Call of Duty: Modern Warfare 3
What parents need to know
Parents Need to Know
Parents need to know that Call of Duty: Modern Warfare 3 is an extremely violent first-person military shooter. Players spend the vast majority of their time engaged in frenetic firefights, killing hundreds of enemy combatants with a wide variety of realistic weapons ranging from guns to bombs. Movie-like sequences show both soldiers and civilians being killed, their bodies littering streets and building hallways. One particularly disturbing scene depicts a family being killed by a truck bomb, though players are spared the gory graphical details. Soldiers use strong language, and one of them is a frequent cigar smoker. Parents should note that this game’s primary appeal is multiplayer. Millions of players will spend countless hours online in head-to-head matches that support open online voice chat, which may involve inappropriate language and personal subjects.
What kids can learn
- global awareness
- power structures
Thinking & Reasoning
- problem solving
- identifying strengths and weaknesses
- set objectives
- work to achieve goals
- conveying messages effectively
What Kids Can Learn
While elements of Call of Duty: Modern Warfare 3 focus on war strategies and communicating with others, we don't recommend it for learning because of its graphic violence.
What's it about?
CALL OF DUTY: MODERN WARFARE 3 picks up where its predecessor left off, with global superpowers engaged in a third world war. Led astray by terrorists with an inscrutable agenda, Russian soldiers are attempting to invade the United States and several European nations. Players take on the roles of several different soldiers -- Americans, Brits, and even a couple of Russians -- in the fight to repel the invasion on several fronts, with battle zones ranging from New York to Berlin.
Outside the campaign, players can engage in solo or cooperative missions in Special Ops mode, which allows teams of players to work together to complete short, story-driven missions or attempt to survive endless waves of enemy attackers. However, the most popular part of the game is sure to be online competitive multiplayer, which allows players to increase in rank and ability via experience points and specific challenges. It offers new modes -- including one called “Confirmed Kill,” which requires players to collect enemy dog tags to score points -- as well as a new online community called Call of Duty Elite, which allows players to track their progress and communicate with one another outside the game.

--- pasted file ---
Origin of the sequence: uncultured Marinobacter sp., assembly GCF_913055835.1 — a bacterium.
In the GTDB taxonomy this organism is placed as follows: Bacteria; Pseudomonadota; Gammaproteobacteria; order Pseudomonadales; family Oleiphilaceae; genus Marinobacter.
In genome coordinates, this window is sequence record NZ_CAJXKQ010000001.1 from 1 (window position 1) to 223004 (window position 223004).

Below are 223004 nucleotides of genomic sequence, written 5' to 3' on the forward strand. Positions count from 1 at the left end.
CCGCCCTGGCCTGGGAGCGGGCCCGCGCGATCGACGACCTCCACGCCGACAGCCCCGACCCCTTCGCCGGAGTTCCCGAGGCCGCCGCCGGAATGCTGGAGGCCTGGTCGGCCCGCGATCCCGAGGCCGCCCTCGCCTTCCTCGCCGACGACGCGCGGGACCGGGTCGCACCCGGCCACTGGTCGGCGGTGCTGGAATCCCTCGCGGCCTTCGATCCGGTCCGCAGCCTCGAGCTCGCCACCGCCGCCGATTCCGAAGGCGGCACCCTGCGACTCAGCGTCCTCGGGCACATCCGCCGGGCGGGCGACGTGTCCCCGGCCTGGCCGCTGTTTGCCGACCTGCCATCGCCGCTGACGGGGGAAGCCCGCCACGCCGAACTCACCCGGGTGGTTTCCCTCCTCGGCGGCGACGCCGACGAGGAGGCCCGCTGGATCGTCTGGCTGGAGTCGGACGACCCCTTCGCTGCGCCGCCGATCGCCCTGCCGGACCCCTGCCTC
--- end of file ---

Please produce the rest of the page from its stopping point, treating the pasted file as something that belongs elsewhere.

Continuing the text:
Is it any good?
There are plenty of reasons why the Call of Duty games are so popular, and they’re all on display in Call of Duty: Modern Warfare 3. Its cinematic campaign is essentially an interactive Hollywood war film filled with implausible -- but highly entertaining -- action sequences experienced from a soldier’s perspective, including a plane crash, a high speed boat ride through a burning Manhattan harbor, and a firefight inside a blinding African dust storm. It only lasts around six hours, but they’re six of the most thrilling hours adult gamers will spend in front of their televisions all year.
Online multiplayer, meanwhile, is polished, deep, and extraordinarily habit-forming. Its enormous array of modes and rewards is unmatched, and the new Call of Duty Elite community provides players a way to be part of the game even when they’re away from their consoles. There’s no denying that it feels a lot like its recent predecessors, and some players may be beginning to tire of the formula, but incremental improvements to an already great experience should go a long way to appeasing most of the franchise’s tens of millions of fans.
Explore, discuss, enjoy
Families can talk about violence in games. What markers do you look for to determine whether a game is too violent for your kids? Do your kids understand why violent games may be inappropriate for their age?
Families can also discuss online safety. What should you watch out for when playing online? What would you do if you encountered someone who was rude or, worse, seemed potentially dangerous?